In Metro Vancouver’s North Shore municipalities, even low-hanging fruit like a new bike route or an express bus lane seem to face intractable obstacles. Despite declaring a “Climate Emergency,” local councils still default to private cars when designing their cities.
Our travels to China show just how much can be accomplished when government just steps up to the plate and makes changes.
Chengdu, population 10.5 million, is the capital of the southwestern province of Sichuan, which borders Tibet, and is known for pandas and spicy food. Once you drive past Chengdu’s first ring road, you can look in any direction and see dozens of fifteen- and twenty-storey apartment blocks stretching to the horizon.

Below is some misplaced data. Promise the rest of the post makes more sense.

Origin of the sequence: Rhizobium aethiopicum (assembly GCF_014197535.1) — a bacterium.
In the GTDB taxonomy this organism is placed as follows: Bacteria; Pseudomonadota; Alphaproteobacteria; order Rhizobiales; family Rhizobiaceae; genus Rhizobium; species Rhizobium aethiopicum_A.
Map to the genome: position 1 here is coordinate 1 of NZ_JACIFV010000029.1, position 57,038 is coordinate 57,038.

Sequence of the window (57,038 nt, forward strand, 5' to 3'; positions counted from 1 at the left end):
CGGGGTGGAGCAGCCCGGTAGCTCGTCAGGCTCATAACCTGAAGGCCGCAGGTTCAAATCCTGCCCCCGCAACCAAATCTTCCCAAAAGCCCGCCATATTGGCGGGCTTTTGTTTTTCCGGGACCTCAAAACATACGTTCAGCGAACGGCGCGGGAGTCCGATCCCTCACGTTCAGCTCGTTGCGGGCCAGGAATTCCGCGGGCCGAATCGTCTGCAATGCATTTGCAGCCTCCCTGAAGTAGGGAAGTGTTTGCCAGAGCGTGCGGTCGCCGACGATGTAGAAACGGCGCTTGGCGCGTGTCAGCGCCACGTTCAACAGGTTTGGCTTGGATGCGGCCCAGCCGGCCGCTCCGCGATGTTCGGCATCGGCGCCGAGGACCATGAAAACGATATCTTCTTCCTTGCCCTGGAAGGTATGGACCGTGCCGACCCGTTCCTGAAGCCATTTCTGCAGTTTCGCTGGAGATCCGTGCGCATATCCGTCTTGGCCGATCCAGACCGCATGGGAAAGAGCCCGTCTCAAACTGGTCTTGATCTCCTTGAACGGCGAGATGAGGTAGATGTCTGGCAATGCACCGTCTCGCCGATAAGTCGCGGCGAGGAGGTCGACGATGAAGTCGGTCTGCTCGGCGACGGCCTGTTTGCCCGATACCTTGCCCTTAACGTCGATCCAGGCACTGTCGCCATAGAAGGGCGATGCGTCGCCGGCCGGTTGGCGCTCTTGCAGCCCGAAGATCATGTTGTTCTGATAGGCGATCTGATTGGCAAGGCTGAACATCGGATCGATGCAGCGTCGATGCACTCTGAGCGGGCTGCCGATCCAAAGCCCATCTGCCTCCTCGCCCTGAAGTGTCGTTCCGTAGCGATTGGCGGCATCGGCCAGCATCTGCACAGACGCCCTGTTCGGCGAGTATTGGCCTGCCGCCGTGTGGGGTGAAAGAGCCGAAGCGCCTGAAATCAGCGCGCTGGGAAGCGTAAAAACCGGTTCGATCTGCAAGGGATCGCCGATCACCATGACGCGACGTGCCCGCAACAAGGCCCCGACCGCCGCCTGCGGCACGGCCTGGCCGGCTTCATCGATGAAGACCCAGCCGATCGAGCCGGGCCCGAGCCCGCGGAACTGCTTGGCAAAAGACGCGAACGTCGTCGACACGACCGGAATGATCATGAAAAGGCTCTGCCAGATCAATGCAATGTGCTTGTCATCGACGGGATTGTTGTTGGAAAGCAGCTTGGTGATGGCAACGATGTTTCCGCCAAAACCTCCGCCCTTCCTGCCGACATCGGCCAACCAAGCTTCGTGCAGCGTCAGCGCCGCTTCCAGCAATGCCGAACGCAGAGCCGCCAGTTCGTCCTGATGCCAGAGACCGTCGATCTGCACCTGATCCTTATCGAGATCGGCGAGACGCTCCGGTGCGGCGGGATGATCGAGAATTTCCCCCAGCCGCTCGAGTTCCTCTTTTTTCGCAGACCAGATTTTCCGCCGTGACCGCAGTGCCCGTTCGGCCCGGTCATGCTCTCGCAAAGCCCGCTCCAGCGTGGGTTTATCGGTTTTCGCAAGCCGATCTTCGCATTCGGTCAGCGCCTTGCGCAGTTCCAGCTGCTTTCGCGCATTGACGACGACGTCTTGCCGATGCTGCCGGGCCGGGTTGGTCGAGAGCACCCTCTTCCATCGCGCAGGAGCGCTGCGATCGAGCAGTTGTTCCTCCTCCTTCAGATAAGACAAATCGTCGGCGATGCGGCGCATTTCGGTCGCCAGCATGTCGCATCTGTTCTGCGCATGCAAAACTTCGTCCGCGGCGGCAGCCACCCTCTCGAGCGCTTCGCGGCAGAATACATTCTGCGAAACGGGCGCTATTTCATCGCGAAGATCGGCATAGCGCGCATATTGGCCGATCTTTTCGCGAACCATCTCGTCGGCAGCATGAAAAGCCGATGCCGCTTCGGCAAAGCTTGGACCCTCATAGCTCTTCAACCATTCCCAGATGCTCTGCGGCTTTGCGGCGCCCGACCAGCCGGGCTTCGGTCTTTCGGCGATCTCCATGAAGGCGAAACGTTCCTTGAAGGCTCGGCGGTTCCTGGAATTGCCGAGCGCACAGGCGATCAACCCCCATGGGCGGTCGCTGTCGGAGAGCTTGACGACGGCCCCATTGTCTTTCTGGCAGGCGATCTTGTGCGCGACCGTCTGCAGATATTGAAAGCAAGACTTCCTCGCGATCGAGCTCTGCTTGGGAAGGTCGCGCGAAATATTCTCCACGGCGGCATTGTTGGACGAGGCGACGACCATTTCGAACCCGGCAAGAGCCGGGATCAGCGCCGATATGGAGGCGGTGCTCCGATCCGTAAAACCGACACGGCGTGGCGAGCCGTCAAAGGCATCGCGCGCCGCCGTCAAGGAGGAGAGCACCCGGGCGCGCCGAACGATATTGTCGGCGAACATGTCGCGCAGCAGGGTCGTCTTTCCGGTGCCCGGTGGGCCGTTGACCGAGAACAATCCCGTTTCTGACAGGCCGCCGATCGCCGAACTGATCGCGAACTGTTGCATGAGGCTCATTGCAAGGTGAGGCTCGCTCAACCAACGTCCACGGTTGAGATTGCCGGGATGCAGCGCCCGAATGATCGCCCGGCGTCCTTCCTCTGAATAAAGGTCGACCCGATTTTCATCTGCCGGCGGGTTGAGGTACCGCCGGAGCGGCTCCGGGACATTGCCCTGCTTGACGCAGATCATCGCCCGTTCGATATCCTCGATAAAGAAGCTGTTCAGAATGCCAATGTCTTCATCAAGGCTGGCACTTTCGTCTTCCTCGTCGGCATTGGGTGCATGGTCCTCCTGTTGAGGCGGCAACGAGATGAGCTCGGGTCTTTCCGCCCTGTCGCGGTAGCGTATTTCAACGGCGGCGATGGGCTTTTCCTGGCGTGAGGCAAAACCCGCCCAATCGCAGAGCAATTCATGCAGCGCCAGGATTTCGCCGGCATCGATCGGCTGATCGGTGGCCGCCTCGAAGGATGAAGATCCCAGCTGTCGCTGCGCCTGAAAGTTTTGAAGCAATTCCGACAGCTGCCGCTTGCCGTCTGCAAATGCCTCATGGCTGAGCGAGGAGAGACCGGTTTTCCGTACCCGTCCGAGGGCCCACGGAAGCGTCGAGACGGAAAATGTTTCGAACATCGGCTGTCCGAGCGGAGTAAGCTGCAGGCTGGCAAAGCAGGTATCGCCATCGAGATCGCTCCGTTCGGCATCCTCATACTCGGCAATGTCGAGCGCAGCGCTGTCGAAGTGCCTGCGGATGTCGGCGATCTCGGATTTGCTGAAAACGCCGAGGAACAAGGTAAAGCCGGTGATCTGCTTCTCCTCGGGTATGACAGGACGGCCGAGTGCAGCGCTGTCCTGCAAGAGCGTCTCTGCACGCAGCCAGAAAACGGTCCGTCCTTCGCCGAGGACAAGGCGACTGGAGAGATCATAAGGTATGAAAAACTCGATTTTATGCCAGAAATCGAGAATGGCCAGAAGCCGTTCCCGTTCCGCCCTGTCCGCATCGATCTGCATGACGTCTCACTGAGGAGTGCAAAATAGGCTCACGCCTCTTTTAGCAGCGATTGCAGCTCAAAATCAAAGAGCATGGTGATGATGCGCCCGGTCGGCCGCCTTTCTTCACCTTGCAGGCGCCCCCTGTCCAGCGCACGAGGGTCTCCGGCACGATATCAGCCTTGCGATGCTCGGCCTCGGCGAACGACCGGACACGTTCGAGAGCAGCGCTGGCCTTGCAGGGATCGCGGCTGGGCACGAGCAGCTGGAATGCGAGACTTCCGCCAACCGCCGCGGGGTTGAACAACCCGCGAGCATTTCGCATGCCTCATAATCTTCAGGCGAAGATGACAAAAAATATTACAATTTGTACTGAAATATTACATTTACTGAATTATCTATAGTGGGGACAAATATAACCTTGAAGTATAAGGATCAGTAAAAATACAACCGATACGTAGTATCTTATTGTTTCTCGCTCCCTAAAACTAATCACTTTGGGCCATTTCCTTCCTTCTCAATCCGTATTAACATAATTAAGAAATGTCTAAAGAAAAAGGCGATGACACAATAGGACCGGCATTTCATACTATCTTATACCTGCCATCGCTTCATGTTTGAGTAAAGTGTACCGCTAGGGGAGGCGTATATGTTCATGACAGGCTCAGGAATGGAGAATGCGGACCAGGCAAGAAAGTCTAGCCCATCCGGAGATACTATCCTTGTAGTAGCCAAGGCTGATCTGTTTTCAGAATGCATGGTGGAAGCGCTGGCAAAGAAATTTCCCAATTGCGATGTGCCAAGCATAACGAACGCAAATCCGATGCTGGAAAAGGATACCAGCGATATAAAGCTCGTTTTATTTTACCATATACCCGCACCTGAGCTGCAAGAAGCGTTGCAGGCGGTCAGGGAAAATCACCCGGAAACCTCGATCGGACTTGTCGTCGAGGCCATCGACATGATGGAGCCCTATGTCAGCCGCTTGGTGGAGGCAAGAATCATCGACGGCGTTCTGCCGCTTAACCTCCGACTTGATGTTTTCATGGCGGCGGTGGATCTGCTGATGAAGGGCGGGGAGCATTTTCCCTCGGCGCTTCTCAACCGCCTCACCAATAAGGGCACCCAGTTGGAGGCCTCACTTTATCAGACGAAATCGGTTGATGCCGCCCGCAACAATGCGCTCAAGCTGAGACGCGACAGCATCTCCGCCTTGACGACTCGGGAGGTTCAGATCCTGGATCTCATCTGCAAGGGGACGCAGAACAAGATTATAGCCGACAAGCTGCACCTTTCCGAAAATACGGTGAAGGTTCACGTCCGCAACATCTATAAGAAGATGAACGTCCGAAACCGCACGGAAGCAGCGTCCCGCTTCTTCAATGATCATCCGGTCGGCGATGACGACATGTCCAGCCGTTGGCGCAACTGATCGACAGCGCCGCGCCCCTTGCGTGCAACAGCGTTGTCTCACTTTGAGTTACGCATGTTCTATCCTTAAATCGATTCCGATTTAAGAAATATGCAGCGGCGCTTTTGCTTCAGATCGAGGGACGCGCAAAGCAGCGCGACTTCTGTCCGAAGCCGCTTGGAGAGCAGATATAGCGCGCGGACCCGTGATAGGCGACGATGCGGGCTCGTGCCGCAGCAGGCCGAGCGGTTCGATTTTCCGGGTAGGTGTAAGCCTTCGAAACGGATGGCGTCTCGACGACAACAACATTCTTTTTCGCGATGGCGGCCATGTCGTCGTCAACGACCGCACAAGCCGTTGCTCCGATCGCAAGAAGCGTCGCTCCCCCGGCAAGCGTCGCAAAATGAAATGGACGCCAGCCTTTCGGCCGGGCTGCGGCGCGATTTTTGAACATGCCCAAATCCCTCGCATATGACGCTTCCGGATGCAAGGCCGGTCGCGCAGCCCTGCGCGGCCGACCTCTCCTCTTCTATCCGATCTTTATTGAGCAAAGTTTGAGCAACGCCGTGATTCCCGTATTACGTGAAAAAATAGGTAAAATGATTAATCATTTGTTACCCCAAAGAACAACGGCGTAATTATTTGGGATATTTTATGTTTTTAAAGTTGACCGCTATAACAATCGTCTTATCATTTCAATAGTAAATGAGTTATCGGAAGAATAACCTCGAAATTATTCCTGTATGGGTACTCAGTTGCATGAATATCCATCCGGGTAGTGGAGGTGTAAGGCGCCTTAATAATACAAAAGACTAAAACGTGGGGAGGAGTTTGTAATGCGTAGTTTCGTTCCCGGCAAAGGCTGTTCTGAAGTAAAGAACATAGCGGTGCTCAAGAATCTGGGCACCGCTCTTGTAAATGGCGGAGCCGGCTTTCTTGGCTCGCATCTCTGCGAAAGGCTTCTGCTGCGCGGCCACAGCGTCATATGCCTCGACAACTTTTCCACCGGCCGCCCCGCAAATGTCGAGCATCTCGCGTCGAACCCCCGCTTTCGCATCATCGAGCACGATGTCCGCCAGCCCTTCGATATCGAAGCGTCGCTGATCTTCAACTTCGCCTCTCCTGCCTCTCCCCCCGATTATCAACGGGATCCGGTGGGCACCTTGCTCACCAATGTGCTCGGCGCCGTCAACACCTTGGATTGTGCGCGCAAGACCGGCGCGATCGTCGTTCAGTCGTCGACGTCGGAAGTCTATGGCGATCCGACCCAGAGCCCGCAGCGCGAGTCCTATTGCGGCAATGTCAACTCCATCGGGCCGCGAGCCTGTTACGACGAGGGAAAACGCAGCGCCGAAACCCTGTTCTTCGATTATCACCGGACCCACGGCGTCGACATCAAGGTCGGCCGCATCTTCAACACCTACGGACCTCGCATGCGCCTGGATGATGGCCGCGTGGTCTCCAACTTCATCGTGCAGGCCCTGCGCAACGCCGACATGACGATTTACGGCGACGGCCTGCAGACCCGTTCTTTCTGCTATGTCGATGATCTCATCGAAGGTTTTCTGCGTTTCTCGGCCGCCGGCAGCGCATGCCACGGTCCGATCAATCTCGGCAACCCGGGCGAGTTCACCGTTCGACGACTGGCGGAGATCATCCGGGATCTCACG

This is the kind of population density that makes complaints about densification in our own region laughable; the density in China influences transit planning and construction by a government which understands that infrastructure investment is positive (and often necessary).
Admittedly, lots of things are easier in a one-party police state, but by the same token, that doesn’t necessarily make them bad ideas.Read more »